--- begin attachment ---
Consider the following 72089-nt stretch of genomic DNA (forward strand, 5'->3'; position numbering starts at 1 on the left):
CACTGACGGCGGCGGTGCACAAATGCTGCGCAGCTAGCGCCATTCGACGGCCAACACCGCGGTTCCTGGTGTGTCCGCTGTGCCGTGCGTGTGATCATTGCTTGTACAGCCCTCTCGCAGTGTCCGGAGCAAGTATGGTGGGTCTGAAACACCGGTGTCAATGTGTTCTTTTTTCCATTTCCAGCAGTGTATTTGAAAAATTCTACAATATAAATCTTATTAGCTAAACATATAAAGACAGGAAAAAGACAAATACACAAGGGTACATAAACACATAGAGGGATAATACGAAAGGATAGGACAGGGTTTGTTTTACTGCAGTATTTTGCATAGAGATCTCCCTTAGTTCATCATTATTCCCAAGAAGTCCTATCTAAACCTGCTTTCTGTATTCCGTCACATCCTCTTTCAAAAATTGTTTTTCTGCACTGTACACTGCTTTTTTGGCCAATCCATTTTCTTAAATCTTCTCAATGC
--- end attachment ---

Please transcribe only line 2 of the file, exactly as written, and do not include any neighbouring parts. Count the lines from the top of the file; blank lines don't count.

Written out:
CACTGACGGCGGCGGTGCACAAATGCTGCGCAGCTAGCGCCATTCGACGGCCAACACCGCGGTTCCTGGTGTGTCCGCTGTGCCGTGCGTGTGATCATTGCTTGTACAGCCCTCTCGCAGTGTCCGGAGCAAGTATGGTGGGTCTGAAACACCGGTGTCAATGTGTTCTTTTTTCCATTTCCAGCAGTGTATTTGAAAAATTCTACAATATAAATCTTATTAGCTAAACATATAAAGACAGGAAAAAGACAAATACACAAGGGTACATAAACACATAGAGGGATAATACGAAAGGATAGGACAGGGTTTGTTTTACTGCAGTATTTTGCATAGAGATCTCCCTTAGTTCATCATTATTCCCAAGAAGTCCTATCTAAACCTGCTTTCTGTATTCCGTCACATCCTCTTTCAAAAATTGTTTTTCTGCACTGTACACTGCTTTTTTGGCCAATCCATTTTCTTAAATCTTCTCAATGC